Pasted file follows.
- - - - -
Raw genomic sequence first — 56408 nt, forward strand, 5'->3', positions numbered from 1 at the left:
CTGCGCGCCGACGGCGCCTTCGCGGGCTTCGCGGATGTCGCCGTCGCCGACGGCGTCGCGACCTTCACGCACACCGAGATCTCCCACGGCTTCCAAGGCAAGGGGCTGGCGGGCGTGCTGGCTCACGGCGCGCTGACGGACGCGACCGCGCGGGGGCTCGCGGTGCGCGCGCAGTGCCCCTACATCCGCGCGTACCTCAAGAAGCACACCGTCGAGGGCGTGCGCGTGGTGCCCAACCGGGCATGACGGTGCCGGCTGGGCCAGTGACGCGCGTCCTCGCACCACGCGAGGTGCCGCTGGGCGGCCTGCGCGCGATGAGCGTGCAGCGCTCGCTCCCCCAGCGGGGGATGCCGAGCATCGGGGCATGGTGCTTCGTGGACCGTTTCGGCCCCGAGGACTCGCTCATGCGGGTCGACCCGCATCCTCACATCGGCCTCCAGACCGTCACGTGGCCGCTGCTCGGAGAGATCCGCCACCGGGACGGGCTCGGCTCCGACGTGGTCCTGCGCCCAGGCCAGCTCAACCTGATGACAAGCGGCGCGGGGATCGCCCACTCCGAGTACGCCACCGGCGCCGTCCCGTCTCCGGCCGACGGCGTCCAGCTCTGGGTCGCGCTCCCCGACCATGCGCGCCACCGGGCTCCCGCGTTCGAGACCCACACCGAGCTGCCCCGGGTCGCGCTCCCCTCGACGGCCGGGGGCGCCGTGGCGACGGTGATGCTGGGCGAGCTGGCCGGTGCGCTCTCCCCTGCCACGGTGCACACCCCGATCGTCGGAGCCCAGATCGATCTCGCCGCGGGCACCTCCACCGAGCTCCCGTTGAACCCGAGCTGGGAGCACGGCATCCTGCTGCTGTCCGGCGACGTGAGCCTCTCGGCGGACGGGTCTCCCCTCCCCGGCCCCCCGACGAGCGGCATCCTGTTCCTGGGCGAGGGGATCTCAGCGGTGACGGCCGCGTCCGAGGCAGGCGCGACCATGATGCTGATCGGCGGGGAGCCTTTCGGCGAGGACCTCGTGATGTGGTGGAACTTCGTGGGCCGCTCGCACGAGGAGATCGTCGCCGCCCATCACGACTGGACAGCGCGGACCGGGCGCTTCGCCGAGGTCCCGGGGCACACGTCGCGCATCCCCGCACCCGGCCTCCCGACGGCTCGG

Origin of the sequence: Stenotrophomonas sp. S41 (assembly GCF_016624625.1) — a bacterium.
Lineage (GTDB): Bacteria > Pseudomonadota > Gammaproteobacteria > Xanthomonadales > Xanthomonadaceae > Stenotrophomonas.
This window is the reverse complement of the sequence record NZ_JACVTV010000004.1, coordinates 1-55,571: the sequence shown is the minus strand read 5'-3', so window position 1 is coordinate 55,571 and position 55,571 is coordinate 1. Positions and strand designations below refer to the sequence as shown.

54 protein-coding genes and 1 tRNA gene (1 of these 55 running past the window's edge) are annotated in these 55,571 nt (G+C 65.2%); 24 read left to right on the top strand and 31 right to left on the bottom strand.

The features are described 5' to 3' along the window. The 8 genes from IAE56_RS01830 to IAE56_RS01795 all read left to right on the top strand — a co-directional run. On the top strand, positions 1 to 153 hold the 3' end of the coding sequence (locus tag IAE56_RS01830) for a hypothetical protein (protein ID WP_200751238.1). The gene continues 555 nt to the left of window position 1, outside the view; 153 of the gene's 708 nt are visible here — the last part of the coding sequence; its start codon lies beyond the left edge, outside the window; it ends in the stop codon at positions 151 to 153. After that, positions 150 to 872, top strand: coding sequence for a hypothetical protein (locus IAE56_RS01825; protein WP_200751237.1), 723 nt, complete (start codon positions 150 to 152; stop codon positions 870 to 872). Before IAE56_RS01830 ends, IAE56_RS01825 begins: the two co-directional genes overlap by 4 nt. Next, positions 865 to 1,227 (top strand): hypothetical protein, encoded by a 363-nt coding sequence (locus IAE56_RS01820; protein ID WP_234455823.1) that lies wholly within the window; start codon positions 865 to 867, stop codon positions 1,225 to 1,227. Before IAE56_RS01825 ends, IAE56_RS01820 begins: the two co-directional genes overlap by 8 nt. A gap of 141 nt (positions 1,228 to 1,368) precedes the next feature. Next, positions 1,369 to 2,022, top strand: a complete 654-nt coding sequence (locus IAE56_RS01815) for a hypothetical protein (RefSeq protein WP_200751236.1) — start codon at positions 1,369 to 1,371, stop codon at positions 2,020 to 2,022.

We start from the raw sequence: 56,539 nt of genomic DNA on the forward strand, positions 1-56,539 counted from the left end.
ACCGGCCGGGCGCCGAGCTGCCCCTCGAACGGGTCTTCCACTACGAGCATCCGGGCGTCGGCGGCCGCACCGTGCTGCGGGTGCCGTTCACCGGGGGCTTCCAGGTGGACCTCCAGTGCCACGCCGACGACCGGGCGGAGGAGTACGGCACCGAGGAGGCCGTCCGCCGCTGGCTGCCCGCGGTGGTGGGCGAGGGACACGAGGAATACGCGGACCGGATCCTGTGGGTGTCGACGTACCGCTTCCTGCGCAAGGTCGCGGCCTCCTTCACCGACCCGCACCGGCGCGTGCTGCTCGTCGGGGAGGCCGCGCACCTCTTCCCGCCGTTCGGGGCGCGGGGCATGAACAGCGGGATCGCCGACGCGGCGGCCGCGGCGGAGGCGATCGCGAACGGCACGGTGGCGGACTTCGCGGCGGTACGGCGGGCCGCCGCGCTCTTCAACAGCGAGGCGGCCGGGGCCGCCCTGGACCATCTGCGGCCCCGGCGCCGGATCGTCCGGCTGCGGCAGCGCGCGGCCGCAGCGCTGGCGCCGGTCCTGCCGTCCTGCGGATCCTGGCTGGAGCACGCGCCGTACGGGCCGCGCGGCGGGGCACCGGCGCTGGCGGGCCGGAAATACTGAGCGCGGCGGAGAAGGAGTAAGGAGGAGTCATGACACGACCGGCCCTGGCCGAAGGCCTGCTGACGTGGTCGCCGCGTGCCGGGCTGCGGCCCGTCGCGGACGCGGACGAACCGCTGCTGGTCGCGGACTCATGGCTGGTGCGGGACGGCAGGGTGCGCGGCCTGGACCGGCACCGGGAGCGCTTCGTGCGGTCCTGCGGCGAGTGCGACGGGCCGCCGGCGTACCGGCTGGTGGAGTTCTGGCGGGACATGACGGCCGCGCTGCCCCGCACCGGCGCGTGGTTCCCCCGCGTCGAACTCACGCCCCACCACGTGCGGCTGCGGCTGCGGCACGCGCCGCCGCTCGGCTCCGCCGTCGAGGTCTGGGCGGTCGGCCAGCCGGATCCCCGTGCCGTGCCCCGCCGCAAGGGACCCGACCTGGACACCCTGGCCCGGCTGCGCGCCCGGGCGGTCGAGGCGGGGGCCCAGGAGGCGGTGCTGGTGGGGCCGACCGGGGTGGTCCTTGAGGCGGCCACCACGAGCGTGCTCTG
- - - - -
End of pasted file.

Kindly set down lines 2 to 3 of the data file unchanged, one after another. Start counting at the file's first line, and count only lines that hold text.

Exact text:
CTGCGCGCCGACGGCGCCTTCGCGGGCTTCGCGGATGTCGCCGTCGCCGACGGCGTCGCGACCTTCACGCACACCGAGATCTCCCACGGCTTCCAAGGCAAGGGGCTGGCGGGCGTGCTGGCTCACGGCGCGCTGACGGACGCGACCGCGCGGGGGCTCGCGGTGCGCGCGCAGTGCCCCTACATCCGCGCGTACCTCAAGAAGCACACCGTCGAGGGCGTGCGCGTGGTGCCCAACCGGGCATGACGGTGCCGGCTGGGCCAGTGACGCGCGTCCTCGCACCACGCGAGGTGCCGCTGGGCGGCCTGCGCGCGATGAGCGTGCAGCGCTCGCTCCCCCAGCGGGGGATGCCGAGCATCGGGGCATGGTGCTTCGTGGACCGTTTCGGCCCCGAGGACTCGCTCATGCGGGTCGACCCGCATCCTCACATCGGCCTCCAGACCGTCACGTGGCCGCTGCTCGGAGAGATCCGCCACCGGGACGGGCTCGGCTCCGACGTGGTCCTGCGCCCAGGCCAGCTCAACCTGATGACAAGCGGCGCGGGGATCGCCCACTCCGAGTACGCCACCGGCGCCGTCCCGTCTCCGGCCGACGGCGTCCAGCTCTGGGTCGCGCTCCCCGACCATGCGCGCCACCGGGCTCCCGCGTTCGAGACCCACACCGAGCTGCCCCGGGTCGCGCTCCCCTCGACGGCCGGGGGCGCCGTGGCGACGGTGATGCTGGGCGAGCTGGCCGGTGCGCTCTCCCCTGCCACGGTGCACACCCCGATCGTCGGAGCCCAGATCGATCTCGCCGCGGGCACCTCCACCGAGCTCCCGTTGAACCCGAGCTGGGAGCACGGCATCCTGCTGCTGTCCGGCGACGTGAGCCTCTCGGCGGACGGGTCTCCCCTCCCCGGCCCCCCGACGAGCGGCATCCTGTTCCTGGGCGAGGGGATCTCAGCGGTGACGGCCGCGTCCGAGGCAGGCGCGACCATGATGCTGATCGGCGGGGAGCCTTTCGGCGAGGACCTCGTGATGTGGTGGAACTTCGTGGGCCGCTCGCACGAGGAGATCGTCGCCGCCCATCACGACTGGACAGCGCGGACCGGGCGCTTCGCCGAGGTCCCGGGGCACACGTCGCGCATCCCCGCACCCGGCCTCCCGACGGCTCGG

Origin of the sequence: Stenotrophomonas sp. S41 (assembly GCF_016624625.1) — a bacterium.